A number of electrical wires 90 for energizing and controlling the light assembly 78, like the electrical wires 68, extend through the wire receiving passageway 45 in the rigid support structure 18.
The light assembly 78, when turned on, provides a security light for an operator of the vehicle which light shines downwardly from the mirror assembly 10 to provide a lighted security zone surrounding the lower end of the driver's door of the vehicle. The light thus provides an assist for the operator in entering the vehicle from the exterior thereof. To facilitate the turning on of the light assembly 78 from the exterior of the vehicle, the present invention contemplates the use of a portable battery-operated radio frequency transmitter 94 of the type that are presently provided as part of the key assembly to vehicle car owners. The conventional transmitter 94, when actuated, transmits a radio signal which is received by a receiver 96 within the vehicle which is connected in the vehicle battery circuit. The vehicle battery circuit in which the receiver is connected can control the interior lights and power locks for the doors as well as other instrumentalities which are well known. In accordance with the present invention, the signal from the RF receiver is connected to the circuit board 80 to energize the LED's 82 and produce a light which shines downwardly through the lens structure 84. As previously indicated, the mirror control wires can be associated with the control wires for the light assembly so as to extend through the door and the door mounting portion 36 of the mirror assembly 10 to the light assembly 78 and power-operated adjusting mechanism 30. It will be understood that the de-energizing of the light assembly 78 can be controlled from the circuit within the vehicle. The details of an exemplary circuit can be secured by reviewing the disclosure of U.S. Pat. No. 5,371,659, the disclosure of which is hereby incorporated by reference into the present specification.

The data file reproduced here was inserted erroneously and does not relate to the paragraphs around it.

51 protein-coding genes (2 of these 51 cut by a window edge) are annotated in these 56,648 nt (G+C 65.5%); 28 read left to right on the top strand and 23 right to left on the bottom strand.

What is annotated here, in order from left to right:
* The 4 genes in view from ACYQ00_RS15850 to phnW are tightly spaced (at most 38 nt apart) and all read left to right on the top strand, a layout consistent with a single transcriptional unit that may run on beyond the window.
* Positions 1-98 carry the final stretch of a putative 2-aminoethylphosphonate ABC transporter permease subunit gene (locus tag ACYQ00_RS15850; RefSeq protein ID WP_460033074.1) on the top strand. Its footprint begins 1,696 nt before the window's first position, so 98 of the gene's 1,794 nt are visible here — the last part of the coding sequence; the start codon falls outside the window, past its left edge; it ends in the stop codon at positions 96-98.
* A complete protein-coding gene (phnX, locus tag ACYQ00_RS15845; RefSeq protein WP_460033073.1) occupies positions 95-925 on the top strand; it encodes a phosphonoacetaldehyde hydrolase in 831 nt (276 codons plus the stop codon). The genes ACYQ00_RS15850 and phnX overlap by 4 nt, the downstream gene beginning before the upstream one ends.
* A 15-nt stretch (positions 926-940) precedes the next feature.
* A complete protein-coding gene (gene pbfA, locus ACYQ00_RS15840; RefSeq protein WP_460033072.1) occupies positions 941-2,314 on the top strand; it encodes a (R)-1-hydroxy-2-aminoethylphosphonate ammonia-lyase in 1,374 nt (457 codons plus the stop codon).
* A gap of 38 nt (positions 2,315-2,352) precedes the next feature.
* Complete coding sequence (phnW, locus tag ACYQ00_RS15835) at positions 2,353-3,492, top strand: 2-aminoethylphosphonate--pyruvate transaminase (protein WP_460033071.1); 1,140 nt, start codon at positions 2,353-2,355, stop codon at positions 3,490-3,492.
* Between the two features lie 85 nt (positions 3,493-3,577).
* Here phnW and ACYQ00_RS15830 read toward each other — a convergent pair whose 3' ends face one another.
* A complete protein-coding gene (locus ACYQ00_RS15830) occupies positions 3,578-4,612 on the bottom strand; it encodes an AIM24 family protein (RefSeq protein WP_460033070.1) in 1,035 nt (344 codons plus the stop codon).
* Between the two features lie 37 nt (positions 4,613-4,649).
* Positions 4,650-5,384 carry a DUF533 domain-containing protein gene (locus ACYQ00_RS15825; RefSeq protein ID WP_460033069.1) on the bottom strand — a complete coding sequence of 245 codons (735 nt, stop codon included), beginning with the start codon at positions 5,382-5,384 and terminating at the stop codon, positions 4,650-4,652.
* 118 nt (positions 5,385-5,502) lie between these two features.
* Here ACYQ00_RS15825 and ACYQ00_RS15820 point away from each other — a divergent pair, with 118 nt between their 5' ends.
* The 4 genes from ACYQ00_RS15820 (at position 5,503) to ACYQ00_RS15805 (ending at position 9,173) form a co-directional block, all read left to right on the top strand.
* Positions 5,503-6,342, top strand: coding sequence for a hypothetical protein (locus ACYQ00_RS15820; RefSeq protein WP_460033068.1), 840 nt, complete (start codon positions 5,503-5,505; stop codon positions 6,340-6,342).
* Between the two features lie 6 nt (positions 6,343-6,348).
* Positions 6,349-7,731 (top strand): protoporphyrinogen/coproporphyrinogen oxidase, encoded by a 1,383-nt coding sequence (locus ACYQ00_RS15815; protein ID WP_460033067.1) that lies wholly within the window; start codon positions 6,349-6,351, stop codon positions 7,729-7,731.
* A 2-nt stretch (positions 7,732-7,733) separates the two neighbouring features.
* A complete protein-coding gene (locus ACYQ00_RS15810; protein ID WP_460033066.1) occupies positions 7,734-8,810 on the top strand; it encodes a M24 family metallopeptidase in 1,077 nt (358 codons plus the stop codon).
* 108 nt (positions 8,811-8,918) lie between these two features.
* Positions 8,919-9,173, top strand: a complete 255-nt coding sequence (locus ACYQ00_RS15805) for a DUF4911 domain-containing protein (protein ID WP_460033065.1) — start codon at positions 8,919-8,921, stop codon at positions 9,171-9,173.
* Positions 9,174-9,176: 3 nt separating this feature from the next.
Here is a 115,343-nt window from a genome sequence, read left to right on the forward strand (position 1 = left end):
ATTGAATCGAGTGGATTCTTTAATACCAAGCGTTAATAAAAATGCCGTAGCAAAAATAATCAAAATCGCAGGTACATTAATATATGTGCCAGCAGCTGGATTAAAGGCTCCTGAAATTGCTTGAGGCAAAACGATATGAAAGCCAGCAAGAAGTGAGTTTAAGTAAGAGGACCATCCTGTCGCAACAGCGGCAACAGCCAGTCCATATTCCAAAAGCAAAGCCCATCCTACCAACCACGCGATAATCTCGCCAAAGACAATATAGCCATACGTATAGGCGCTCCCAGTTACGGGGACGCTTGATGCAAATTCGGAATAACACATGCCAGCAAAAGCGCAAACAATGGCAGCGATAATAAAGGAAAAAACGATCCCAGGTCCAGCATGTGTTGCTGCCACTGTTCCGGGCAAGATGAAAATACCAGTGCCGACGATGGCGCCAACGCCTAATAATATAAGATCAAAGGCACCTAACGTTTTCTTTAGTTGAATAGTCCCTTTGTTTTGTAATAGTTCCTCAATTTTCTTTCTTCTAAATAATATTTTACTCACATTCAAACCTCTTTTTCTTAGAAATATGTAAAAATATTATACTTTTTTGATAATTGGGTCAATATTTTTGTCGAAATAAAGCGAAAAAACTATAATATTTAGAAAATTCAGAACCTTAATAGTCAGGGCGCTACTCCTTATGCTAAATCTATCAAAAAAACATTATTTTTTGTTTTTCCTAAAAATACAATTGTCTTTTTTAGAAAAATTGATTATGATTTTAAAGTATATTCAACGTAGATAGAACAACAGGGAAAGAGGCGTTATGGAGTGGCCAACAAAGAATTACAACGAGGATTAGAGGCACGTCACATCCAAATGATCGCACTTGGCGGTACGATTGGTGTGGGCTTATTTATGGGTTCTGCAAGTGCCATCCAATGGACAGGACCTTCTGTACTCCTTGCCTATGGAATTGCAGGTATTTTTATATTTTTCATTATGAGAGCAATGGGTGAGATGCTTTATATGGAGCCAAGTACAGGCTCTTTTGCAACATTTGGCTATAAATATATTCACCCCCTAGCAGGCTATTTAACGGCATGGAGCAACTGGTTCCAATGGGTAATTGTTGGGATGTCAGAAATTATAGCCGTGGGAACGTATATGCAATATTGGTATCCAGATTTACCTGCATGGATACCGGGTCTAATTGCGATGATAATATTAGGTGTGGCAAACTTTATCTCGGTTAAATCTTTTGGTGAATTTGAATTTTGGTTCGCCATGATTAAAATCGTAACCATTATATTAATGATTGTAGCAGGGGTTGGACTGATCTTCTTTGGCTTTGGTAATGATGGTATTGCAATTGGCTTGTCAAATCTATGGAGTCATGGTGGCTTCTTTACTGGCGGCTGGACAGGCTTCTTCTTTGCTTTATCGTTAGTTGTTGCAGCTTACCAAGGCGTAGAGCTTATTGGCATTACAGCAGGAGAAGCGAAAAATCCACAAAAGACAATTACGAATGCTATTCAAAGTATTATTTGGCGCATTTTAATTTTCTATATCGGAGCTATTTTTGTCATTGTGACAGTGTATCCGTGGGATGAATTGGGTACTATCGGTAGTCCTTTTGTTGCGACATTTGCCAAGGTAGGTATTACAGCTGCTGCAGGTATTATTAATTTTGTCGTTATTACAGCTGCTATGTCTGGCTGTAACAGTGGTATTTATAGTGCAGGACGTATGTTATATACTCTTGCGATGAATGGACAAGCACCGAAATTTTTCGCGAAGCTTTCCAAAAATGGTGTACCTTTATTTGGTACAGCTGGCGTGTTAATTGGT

FIG. 6 shows an alternative embodiment of the present invention. Because many of the structural components are the same between this alternative embodiment and the previous embodiment, the same reference numerals will denote substantially identical structures and components.
The main difference between the embodiment of FIG. 6 and the previous embodiment is that the lighting assembly 100 of the alternative embodiment utilizes a plurality of common incandescent bulbs 102 in place of LEDs 82. The circuit board 104 has sockets 106 for mounting the bulbs 102. The bulbs 102 can be either threadingly engaged or soldered to the sockets 104. A thin lens structure 108 is mounted in place and has a plurality of indentations 110 for receiving the ends of the bulbs 102. The positioning of the bulb ends within the indentations helps reduce the overall thickness of the lighting assembly 100.
Incandescent bulbs 102 are common bulbs similar to those found in flashlights. The use of incandescent bulbs 102 is preferred over LEDs 82 because incandescent bulbs 102 can be purchased at a fraction of the cost of LEDs. Thus, the use of incandescent bulbs 102 helps keep the overall cost of the mirror 10 assembly down.